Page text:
Friday, July 13, 2018

Stavanger - the Petroleum Museum and Pulpit Rock

The pedestrian streets and colorful houses make another
section of downtown Stavanger very attractive for shopping
and dining.
Scott and I made separate plans for our day in Stavanger. He joined Walt & Honoree on one of the official excursions to Pulpit Rock. This was an 8 hour trip out of town to hike up to this iconic view. It was a very difficult hike with over 2.000 ft of elevation - I decided to pass and see the city instead. We both had a terrific time.
I managed to see the Cathedral, most of downtown, the Norwegian Canning Museum and the Petroleum Museum. It was all very interesting and fun. There was even time for a little shopping. Stavanger is a very attractive and accessible city. Despite the bright sunshine, it was cool - as you can see from the way people are dressed

Lots of people sat outside to have a drink or eat even in the
cool weather. 
 In the morning I took in the Cathedral, "Old Stavanger" and the Canning Museum. After lunch back on the boat I headed out again for the shopping district and the Petroleum Museum.
Opened in 1999, the Petroleum Museum from the sea looks like a small oil platform. It covers 5,000 square meters so there is a lot to see! The Museum focuses on offshore petroleum activity especially in the North Sea through films, photographs and lots of actual equipment. I followed the technological development from the beginning of the Norwegian oil industry in the mid 1960's  to today. Happily they also covered how this has effected people both in Norway and in developing countries as well as environmental costs. 
That's the Norwegian flag on the right and some unusually
pruned trees on the left.

There were great views from the Museum of the harbor. This
was the first time we saw groups of sailboats.

I believe there was at least one of every kind of machine
associated with petroleum drilling and underwater exploration.

And you could experience them yourself in many cases.
Not underwater unfortunately.

A view of the first floor from the stairs up to the second. I
enjoyed the films as they featured the people who worked
in the industry instead of the machines. It is a very dangerous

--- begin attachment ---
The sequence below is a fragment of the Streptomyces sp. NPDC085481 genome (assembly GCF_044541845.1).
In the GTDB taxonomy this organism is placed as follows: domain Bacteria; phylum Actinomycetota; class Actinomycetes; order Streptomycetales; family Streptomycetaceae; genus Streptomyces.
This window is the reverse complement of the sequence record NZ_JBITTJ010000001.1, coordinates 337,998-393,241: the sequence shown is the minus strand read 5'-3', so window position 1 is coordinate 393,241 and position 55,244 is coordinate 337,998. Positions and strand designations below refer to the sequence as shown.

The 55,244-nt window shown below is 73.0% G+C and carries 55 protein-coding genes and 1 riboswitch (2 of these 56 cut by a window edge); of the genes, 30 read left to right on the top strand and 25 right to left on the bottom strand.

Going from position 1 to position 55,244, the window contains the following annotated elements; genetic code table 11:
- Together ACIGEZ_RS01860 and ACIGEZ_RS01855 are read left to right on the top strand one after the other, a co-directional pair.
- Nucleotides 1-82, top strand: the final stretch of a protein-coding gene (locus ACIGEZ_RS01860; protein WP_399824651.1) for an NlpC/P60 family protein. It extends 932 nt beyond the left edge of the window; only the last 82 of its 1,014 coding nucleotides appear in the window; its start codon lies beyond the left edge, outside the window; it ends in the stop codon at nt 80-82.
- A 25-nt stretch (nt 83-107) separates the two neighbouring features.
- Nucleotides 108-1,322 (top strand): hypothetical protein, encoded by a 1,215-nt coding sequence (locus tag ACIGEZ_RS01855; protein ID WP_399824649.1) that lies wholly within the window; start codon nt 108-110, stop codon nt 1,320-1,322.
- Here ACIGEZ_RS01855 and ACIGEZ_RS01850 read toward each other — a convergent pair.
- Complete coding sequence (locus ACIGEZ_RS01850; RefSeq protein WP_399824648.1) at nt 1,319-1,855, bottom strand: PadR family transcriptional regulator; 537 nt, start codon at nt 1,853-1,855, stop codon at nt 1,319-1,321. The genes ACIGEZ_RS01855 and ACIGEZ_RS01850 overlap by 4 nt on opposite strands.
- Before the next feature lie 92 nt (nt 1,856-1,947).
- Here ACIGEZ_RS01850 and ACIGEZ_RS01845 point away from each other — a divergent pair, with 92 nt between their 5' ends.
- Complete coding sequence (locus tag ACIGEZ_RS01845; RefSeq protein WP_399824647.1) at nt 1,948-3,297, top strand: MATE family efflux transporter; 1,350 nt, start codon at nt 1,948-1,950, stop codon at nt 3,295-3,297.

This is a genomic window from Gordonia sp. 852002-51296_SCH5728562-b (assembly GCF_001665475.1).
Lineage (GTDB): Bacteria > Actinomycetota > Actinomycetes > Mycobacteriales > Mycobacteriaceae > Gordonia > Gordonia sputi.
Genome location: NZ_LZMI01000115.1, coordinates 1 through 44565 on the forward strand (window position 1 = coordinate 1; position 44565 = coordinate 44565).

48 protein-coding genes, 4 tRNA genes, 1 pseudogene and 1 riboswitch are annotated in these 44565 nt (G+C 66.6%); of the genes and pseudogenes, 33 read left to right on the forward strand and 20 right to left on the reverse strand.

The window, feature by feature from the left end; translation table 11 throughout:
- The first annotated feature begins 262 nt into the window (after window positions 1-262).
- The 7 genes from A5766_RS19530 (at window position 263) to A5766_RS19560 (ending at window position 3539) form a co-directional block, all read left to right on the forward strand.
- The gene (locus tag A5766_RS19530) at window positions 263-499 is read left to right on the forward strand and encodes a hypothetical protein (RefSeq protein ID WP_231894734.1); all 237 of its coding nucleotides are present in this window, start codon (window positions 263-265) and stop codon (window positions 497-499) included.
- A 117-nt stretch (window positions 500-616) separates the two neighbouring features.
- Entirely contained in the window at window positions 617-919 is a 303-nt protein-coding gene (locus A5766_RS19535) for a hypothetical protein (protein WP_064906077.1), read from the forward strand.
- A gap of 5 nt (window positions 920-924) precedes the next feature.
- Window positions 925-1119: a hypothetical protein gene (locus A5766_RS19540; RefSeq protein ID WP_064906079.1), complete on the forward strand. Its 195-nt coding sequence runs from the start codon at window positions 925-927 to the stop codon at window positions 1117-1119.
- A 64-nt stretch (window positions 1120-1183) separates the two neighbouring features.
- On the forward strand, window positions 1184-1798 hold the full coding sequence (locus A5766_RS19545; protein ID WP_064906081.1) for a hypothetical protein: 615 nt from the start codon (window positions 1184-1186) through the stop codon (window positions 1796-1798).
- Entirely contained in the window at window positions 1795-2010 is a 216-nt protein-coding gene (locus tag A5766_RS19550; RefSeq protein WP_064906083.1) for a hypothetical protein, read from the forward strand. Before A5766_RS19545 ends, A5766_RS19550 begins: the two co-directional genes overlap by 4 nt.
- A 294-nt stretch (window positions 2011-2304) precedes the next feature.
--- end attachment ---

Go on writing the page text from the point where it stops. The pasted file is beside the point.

industry to work in - and that has a big cost for both the
workers and their families.

A huge new platform was being built right in the harbor

There were many statues through downtown. This one was
supposed to be a Viking man. I didn't think buttons were
invented back then!

I loved these beautiful costumes and admired the hand done
embroidery. Several women in the rear of the store were
hard at work creating them.

And I would have loved to buy some of these fabulous wool
felt boots. But they and the costumes cost hundreds of dollars.
Well worth it I'm sure, but too rich for me.

Another street reminded me of England with the half timbered

And now for my other half. These are photos Scott took
on his hike up to Pulpit Rock. You can see the steep
rocky trail with lots of people. 
Walt and Honoree took lots of photos too.

The weather wasn't great but luckily the fog didn't roll in
until they were headed down from the summit. 

Pretty spectacular scenery!

I don't know if you can see the people in the center of this shot - it gives you more perspective.

The red jacket helps here.

Good view of the fjord. They took buses and boats to
reach the start of the hike.

Craig Smith also did the hike. He and his wife Lisa were our
table companions for dinner each night.

This is the famous photo you usually see of Pulpit Rock - Honoree took it.

And this one from the top. It was well worth the tough climb!

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